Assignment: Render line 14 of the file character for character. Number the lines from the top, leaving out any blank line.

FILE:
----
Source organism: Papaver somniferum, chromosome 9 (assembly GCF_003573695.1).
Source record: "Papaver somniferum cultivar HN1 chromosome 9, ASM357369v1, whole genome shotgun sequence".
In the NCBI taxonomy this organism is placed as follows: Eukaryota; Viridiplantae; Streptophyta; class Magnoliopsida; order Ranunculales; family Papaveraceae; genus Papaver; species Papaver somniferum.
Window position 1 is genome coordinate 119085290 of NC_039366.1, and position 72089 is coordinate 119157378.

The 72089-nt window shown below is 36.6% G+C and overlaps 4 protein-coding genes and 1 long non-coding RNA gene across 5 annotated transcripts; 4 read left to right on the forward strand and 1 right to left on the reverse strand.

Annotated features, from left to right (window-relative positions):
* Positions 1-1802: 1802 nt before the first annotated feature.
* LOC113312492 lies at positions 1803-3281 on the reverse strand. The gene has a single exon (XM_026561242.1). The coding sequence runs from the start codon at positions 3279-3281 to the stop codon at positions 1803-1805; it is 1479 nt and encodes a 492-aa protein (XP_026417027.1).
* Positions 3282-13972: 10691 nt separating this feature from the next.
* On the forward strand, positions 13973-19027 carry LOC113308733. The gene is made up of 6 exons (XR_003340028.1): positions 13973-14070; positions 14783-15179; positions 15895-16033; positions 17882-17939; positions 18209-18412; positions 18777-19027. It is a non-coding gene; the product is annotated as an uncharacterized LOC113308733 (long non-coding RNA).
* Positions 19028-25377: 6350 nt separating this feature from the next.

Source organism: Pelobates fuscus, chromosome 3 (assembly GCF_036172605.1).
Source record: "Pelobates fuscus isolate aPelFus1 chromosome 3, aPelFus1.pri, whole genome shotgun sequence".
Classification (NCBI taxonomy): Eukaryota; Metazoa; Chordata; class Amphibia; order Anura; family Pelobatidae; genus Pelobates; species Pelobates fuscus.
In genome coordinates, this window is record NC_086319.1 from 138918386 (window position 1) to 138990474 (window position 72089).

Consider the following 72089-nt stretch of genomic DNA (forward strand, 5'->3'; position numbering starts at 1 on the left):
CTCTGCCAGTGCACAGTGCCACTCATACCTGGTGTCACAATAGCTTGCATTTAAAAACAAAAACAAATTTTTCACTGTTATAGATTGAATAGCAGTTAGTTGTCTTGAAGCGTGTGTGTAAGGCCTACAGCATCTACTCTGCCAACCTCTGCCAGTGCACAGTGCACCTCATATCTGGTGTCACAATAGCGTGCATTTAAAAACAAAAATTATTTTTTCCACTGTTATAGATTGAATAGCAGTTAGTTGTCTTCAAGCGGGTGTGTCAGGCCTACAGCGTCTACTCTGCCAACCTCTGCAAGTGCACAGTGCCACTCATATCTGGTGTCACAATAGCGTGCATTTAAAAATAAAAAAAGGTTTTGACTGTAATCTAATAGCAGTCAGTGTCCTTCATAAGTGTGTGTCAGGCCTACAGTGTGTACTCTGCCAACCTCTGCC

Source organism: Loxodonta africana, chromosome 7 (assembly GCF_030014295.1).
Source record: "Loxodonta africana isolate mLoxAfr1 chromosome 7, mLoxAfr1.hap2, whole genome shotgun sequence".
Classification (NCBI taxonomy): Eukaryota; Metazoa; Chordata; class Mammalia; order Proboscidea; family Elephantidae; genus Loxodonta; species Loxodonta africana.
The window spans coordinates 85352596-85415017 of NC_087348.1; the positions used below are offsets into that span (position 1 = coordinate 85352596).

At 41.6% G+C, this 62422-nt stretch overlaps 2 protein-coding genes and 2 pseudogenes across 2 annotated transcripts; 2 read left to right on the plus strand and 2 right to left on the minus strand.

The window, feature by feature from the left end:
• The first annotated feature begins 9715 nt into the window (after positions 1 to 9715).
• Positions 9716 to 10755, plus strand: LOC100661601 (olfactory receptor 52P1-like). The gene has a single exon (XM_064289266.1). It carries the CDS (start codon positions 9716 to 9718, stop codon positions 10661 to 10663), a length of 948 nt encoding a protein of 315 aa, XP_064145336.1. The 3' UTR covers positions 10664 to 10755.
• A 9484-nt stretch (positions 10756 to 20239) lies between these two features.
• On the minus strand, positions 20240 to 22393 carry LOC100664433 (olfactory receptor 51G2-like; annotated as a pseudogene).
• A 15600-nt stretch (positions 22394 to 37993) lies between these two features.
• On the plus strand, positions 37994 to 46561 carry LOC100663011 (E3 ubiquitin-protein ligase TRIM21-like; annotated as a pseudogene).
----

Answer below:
Classification (NCBI taxonomy): Eukaryota; Metazoa; Chordata; class Amphibia; order Anura; family Pelobatidae; genus Pelobates; species Pelobates fuscus.